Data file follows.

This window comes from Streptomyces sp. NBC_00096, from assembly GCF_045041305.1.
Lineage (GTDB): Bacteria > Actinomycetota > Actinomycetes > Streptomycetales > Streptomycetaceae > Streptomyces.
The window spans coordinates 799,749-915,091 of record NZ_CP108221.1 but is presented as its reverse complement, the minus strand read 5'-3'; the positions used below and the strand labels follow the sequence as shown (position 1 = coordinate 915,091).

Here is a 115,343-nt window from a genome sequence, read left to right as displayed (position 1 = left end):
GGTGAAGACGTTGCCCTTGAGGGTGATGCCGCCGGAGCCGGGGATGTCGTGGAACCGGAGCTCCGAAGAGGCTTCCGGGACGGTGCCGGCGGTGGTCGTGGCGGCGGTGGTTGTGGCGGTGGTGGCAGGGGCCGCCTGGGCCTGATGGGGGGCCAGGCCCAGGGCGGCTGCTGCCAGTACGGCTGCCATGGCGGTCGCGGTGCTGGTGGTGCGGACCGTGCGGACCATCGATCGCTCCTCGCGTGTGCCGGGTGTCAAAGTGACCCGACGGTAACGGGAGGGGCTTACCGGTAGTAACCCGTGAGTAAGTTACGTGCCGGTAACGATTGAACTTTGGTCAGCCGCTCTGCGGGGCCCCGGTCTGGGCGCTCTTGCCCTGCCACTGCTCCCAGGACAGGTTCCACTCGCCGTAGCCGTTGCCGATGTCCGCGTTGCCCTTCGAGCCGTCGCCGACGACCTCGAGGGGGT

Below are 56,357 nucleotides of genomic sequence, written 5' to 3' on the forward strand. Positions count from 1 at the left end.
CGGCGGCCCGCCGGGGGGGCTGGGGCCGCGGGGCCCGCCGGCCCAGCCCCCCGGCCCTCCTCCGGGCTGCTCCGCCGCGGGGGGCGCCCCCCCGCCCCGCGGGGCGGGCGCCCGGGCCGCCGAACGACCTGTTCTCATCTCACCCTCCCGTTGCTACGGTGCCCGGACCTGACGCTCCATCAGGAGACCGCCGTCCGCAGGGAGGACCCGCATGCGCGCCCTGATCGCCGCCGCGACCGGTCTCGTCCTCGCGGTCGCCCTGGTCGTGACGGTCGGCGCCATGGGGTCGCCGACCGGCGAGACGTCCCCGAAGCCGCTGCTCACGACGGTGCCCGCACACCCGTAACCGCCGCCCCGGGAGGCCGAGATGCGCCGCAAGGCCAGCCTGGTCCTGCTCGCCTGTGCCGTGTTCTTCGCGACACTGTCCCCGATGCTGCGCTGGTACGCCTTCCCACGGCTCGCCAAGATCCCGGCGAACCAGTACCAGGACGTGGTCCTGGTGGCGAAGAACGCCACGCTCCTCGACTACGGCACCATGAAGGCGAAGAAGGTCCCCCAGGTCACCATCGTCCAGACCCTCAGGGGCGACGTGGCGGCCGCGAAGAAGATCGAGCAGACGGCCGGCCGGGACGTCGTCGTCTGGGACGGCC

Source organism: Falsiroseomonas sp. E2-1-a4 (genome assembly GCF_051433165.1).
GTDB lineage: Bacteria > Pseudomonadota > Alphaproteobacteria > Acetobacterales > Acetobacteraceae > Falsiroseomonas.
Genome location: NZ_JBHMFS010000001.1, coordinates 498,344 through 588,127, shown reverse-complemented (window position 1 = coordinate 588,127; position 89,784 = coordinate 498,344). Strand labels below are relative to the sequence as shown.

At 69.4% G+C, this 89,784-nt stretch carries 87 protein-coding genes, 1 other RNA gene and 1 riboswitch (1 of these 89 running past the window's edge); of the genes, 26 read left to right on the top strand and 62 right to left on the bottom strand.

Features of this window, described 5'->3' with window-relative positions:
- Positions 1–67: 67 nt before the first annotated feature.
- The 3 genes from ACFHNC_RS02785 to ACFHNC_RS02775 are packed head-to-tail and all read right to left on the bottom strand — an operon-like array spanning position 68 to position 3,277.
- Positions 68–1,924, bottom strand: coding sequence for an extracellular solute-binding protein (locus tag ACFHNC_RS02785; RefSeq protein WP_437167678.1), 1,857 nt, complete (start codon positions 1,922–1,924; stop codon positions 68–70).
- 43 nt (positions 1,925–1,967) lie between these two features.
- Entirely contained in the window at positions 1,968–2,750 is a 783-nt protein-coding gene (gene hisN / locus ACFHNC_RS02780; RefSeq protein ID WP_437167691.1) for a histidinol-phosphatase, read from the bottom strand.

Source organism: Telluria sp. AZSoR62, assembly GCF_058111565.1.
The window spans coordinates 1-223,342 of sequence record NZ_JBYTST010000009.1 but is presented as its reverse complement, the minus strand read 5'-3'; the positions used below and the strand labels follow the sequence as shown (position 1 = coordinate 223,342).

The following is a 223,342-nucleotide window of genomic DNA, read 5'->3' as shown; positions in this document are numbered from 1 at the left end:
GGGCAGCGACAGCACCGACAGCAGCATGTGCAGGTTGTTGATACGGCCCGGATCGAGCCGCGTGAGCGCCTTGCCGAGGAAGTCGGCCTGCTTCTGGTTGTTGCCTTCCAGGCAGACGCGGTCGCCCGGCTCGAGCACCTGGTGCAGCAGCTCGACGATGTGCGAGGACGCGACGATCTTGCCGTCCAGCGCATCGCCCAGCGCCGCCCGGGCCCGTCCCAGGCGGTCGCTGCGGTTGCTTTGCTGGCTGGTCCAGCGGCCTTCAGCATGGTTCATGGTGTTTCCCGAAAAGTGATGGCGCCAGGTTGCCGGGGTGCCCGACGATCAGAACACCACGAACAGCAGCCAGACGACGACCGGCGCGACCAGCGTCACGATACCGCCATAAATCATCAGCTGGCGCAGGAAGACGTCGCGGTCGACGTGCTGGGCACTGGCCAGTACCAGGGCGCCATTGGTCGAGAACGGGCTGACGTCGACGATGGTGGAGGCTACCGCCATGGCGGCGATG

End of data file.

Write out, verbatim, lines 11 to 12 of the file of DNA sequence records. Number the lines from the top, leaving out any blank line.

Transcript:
At 69.4% G+C, this 89,784-nt stretch carries 87 protein-coding genes, 1 other RNA gene and 1 riboswitch (1 of these 89 running past the window's edge); of the genes, 26 read left to right on the top strand and 62 right to left on the bottom strand.

Features of this window, described 5'->3' with window-relative positions: